John Le Carre

This short book is instructive and a delight to read. 

1. For writers who have wondered about the differences between detective stories and espionage tales, this story, having both, is an example.

2.  For writing wondering how much dialogue to put into a story and where, this story    presents  dialogue judiciously well. There are no frills. The dialogue advances the story.

3.  Writers wondering about description by using adjectives, a phrase or a prepositional phrase, the scenery and the characters are further developed by description.

This writing advances each story well until the stories break into their constituent parts. It seems like a free for all, except bad guys (or spies) are identified or caught and the success of the espionage is identified and analyzed. 

The story revolves around the death of a British civil servant who is identified as a possible security risk. An interview with George Smiley causes his East German handlers to kill the civil servant and everyone else associated with him. Murder is committed to insure security (espionage) but some of the acts are unnecessary and criminal. Not much is investigated about each course. Smiley predicts who will be the next victims. I suppose the story does not need Smiley’s report to his superiors in the last chapter: It is a reminder that espionage is a dangerous business.   


In literature this voice is not used often; there are good reasons why. Having “I” tell the story greatly limits the options a writer has available in any writing. The reader and world already know whose point of view is being presented: I, and to be consistent I must fill in all the action and description. A derivation into description present in a third party tale is noticeable and a flaw.

It may seem that dialogue can be accurately reported by using I. Indeed, some of the sentences may have been previously uttered, but there is not enough paper in the world to record every conversation completely. In all literature conversations reported in dialogue are edited and representative. That selection process picks the jewels coming from the human brain through the mouth rather than a jumbo mix of participles, prepositional phrases and adverbs. Someone writing dialogue I, the first person narration needs to tone down and eliminate as many words as possible: First, the words come from I, a person the reader is familiar with. Second, unless the dialogue drives the story forward, it should be dropped. In a first person narration I is the primary mover of the story. If points in dialogue have not been made, they may have already been implied, or they are not important and possibly conflicting. An author cutting his dialogue – this is my styleHORRORS! It is an impossible task.
Writing a novel is the first person narrative and having flashbacks seems an impossibility. I have tried reading such a novel. The author tried to clarify by dating each chapter of the multi-decade story: Chapter 1, Winter 2008; Chapter 2, Autumn, 1982, etc. Embracing I along with keeping track of incidences in I’s life over the decades is more than a reader should endure: Chapter 3, Winter, 1983; Chapter 4, Spring 1984; Chapter 5, Summer 2008.

The author jumped relying on dates and seasons and dialogue from those times, but I wondered, why bother. The author supposedly wanted to tell a first person narrative about a police investigation of a local heroin distribution ring. It seems a timely subject beset by the awkward telling.

So I put the book down. There are others to read, one by Joseph Conrad.


The the Lighthouse            Virginia Woolf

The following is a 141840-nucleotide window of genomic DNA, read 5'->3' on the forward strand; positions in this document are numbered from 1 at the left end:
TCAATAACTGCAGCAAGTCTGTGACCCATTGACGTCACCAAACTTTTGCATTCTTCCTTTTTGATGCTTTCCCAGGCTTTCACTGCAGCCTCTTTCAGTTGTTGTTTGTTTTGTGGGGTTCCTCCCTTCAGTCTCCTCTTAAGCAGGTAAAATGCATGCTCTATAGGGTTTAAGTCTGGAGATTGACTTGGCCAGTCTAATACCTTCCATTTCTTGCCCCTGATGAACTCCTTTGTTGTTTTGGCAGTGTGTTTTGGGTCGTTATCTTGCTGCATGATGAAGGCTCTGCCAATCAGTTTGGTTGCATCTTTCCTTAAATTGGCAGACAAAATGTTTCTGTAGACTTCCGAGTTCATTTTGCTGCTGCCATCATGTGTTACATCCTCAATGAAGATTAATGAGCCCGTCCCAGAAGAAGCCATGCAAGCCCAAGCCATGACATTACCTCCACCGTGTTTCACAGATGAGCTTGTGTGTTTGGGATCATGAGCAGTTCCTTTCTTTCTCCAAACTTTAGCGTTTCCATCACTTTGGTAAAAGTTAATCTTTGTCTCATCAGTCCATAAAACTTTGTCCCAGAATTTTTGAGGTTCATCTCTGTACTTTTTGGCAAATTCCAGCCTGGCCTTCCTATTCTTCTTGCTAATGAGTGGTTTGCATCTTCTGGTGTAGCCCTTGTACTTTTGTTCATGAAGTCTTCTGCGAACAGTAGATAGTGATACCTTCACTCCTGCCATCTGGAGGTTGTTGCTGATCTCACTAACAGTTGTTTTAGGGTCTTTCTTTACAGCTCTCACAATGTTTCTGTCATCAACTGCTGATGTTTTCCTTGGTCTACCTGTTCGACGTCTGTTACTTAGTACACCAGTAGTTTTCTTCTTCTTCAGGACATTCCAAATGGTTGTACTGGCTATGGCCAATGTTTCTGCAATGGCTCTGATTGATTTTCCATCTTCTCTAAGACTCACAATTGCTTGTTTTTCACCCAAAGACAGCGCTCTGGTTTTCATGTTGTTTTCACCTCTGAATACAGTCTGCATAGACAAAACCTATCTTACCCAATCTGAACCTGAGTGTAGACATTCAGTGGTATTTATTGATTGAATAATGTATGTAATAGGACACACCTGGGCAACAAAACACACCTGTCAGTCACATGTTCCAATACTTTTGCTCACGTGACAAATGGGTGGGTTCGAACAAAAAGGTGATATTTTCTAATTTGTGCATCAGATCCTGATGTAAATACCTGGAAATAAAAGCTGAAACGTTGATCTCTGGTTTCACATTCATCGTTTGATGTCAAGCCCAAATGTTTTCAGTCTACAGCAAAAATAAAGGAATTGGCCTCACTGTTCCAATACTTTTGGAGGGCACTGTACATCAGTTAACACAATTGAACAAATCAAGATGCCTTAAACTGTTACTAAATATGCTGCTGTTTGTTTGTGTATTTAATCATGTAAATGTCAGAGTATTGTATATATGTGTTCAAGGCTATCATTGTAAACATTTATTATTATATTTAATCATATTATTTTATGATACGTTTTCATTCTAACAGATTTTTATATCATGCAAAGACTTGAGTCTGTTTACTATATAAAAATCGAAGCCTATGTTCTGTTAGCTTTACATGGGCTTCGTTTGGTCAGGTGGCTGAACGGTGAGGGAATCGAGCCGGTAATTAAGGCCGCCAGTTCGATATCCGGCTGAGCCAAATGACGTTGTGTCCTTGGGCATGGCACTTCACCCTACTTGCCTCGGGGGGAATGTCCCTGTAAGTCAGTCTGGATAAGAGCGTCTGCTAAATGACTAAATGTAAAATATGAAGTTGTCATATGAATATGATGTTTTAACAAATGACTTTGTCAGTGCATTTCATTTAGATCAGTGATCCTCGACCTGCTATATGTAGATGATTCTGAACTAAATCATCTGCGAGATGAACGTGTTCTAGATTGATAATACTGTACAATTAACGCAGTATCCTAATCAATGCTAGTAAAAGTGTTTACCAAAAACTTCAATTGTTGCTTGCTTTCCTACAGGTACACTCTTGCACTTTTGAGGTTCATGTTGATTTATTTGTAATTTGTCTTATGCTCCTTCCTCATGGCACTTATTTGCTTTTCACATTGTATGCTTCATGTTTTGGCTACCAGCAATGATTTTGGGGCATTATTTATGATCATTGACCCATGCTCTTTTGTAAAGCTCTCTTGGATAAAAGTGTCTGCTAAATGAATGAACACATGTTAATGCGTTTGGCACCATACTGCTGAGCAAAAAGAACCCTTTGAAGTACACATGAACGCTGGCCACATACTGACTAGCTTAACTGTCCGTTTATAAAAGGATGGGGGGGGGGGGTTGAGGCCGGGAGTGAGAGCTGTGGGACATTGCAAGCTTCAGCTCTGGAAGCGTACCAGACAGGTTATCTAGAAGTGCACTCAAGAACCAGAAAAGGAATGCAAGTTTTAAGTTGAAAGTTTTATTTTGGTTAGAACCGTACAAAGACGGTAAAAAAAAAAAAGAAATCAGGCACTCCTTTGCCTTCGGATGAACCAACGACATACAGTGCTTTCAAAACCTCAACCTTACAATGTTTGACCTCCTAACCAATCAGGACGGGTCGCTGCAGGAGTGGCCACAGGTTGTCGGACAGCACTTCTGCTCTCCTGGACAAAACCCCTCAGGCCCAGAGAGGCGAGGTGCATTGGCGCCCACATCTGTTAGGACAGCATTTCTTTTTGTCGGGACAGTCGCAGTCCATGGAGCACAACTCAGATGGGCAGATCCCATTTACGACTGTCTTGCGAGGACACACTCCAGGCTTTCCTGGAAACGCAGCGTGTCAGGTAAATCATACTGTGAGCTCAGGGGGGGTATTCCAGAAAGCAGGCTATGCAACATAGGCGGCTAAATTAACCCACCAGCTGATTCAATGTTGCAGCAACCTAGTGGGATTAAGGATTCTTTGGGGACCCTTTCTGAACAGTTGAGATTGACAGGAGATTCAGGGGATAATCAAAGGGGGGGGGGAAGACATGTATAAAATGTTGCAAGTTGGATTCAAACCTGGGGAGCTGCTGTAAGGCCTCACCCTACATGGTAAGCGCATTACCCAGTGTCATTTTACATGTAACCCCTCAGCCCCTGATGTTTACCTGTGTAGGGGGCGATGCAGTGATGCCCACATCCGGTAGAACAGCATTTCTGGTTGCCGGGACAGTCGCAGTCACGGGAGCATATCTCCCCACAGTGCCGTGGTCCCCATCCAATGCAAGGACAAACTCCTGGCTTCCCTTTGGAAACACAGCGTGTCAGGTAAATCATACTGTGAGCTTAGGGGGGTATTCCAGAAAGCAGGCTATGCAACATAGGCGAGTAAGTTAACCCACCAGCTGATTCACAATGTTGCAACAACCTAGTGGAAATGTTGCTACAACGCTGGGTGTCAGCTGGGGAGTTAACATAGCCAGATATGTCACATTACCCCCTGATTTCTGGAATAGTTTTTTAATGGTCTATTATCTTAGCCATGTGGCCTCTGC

A current fad among those promoting the conventional wisdom is to embrace Virginia Woolf as an excellent, significant writer. Trying to read this novel and stopping, I know anyone with intelligence and reading comprehension knows it is a shame they let Virginia die a natural death.

The writing in To the Lighthouse is very undisciplined. Voices of the author and Mrs. Ramsey mix; the characters are not well presented. The novel is in need of severe editing. Virginia needs to learn English punctuation and grammar and avoiding using parentheses.

I finished the first chapter of To the Lighthouse. I had bought the paperback for a buck. I got to the end and saw that Chapter 2 was six (6) lines long. Chapter 3 hard at the writing was longer. To learn whether the novel involved alternating long/short chapters, I went through Chapter 3 and discovered another discontented reader. The corner of the first page of Chapter 4 had been turned down, to serve as a bookmark. From the condition of the remaining pages and the binding, the reader who owned the book before me had stopped reading at the end of Chapter 3.

Chapter 1 is impossible. Mrs. Ramsey says to her son: “Yes, of course, if it is fine tomorrow.” The kid wants to go outside and play.

Rather than stick to the weather, the author prefers whether and evaluates the boy’s reaction:

“Since he belonged, even at the age of six, to that great clan which cannot keep this feeling separate from that, but must let future prospects, with their joys and sorrows, cloud what is actually at hand, since to such people even in earliest childhood any turn of the wheel of sensation has the power to crystalize and transfix the movement upon which its gloom or radiance rests, James Ramsey, sitting on the floor cutting out pictures from the illustrated catalogue of the Army and Navy Stores, endowed the pictures of a refrigerator as his mother spoke with heavenly bliss.”

This is a hell of a sentence, but other than letting her son go outside tomorrow, Mrs. Ramsey said nothing. She did not speak – there are no quotation marks, a sure sign. I don’t know where the “heavenly bliss” came from, but I know no one said anything approaching that description. Inside the writing of the sentence are disjointed, unconnected clauses and phrases tossed together to extend its length but detracting from its meaning and impact. In fact incomprehensibility seems to be the purpose of the sentence: The longer it is the more meaningless it becomes, and the more profound critics of FOV (Friends of Virginia) can claim it to be. Thereby a novel of such sentences is a work of genius. HOWEVER, beneath all the words from the sentence are two thoughts: The boy is excited and delighted; he can go outside tomorrow. And, Mrs. Ramsey is mentally ill.